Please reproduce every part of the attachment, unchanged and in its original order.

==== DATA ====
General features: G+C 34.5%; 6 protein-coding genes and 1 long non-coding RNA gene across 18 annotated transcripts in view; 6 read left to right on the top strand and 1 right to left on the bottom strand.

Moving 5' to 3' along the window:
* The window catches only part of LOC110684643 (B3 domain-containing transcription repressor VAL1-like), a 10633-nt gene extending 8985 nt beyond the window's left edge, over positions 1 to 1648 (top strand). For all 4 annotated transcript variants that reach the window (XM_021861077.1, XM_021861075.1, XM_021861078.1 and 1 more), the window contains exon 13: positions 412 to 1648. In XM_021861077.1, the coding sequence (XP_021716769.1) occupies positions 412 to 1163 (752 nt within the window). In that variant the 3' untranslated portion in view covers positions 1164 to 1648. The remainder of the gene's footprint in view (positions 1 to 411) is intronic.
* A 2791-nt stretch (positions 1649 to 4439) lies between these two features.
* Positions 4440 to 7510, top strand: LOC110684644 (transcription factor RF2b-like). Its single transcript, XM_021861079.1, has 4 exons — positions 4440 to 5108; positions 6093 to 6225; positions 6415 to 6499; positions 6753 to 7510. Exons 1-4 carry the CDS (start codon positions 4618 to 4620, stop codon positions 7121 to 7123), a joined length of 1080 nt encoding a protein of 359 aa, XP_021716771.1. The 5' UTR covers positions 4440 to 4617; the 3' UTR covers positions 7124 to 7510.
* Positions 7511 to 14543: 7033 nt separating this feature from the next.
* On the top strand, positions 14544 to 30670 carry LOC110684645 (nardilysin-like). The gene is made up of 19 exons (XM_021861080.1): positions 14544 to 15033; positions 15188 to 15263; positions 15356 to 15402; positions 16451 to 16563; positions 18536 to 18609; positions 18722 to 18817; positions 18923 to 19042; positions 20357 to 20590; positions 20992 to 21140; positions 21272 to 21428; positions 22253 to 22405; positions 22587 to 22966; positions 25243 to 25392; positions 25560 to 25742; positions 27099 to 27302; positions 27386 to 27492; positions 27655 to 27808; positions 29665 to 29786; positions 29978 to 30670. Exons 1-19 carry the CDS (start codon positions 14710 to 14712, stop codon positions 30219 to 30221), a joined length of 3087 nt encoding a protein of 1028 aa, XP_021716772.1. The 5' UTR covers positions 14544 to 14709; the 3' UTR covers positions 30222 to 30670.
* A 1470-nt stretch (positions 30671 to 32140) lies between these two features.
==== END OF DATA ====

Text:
General features: G+C 34.5%; 6 protein-coding genes and 1 long non-coding RNA gene across 18 annotated transcripts in view; 6 read left to right on the top strand and 1 right to left on the bottom strand.

Moving 5' to 3' along the window:
* The window catches only part of LOC110684643 (B3 domain-containing transcription repressor VAL1-like), a 10633-nt gene extending 8985 nt beyond the window's left edge, over positions 1 to 1648 (top strand). For all 4 annotated transcript variants that reach the window (XM_021861077.1, XM_021861075.1, XM_021861078.1 and 1 more), the window contains exon 13: positions 412 to 1648. In XM_021861077.1, the coding sequence (XP_021716769.1) occupies positions 412 to 1163 (752 nt within the window). In that variant the 3' untranslated portion in view covers positions 1164 to 1648. The remainder of the gene's footprint in view (positions 1 to 411) is intronic.
* A 2791-nt stretch (positions 1649 to 4439) lies between these two features.
* Positions 4440 to 7510, top strand: LOC110684644 (transcription factor RF2b-like). Its single transcript, XM_021861079.1, has 4 exons — positions 4440 to 5108; positions 6093 to 6225; positions 6415 to 6499; positions 6753 to 7510. Exons 1-4 carry the CDS (start codon positions 4618 to 4620, stop codon positions 7121 to 7123), a joined length of 1080 nt encoding a protein of 359 aa, XP_021716771.1. The 5' UTR covers positions 4440 to 4617; the 3' UTR covers positions 7124 to 7510.
* Positions 7511 to 14543: 7033 nt separating this feature from the next.
* On the top strand, positions 14544 to 30670 carry LOC110684645 (nardilysin-like). The gene is made up of 19 exons (XM_021861080.1): positions 14544 to 15033; positions 15188 to 15263; positions 15356 to 15402; positions 16451 to 16563; positions 18536 to 18609; positions 18722 to 18817; positions 18923 to 19042; positions 20357 to 20590; positions 20992 to 21140; positions 21272 to 21428; positions 22253 to 22405; positions 22587 to 22966; positions 25243 to 25392; positions 25560 to 25742; positions 27099 to 27302; positions 27386 to 27492; positions 27655 to 27808; positions 29665 to 29786; positions 29978 to 30670. Exons 1-19 carry the CDS (start codon positions 14710 to 14712, stop codon positions 30219 to 30221), a joined length of 3087 nt encoding a protein of 1028 aa, XP_021716772.1. The 5' UTR covers positions 14544 to 14709; the 3' UTR covers positions 30222 to 30670.
* A 1470-nt stretch (positions 30671 to 32140) lies between these two features.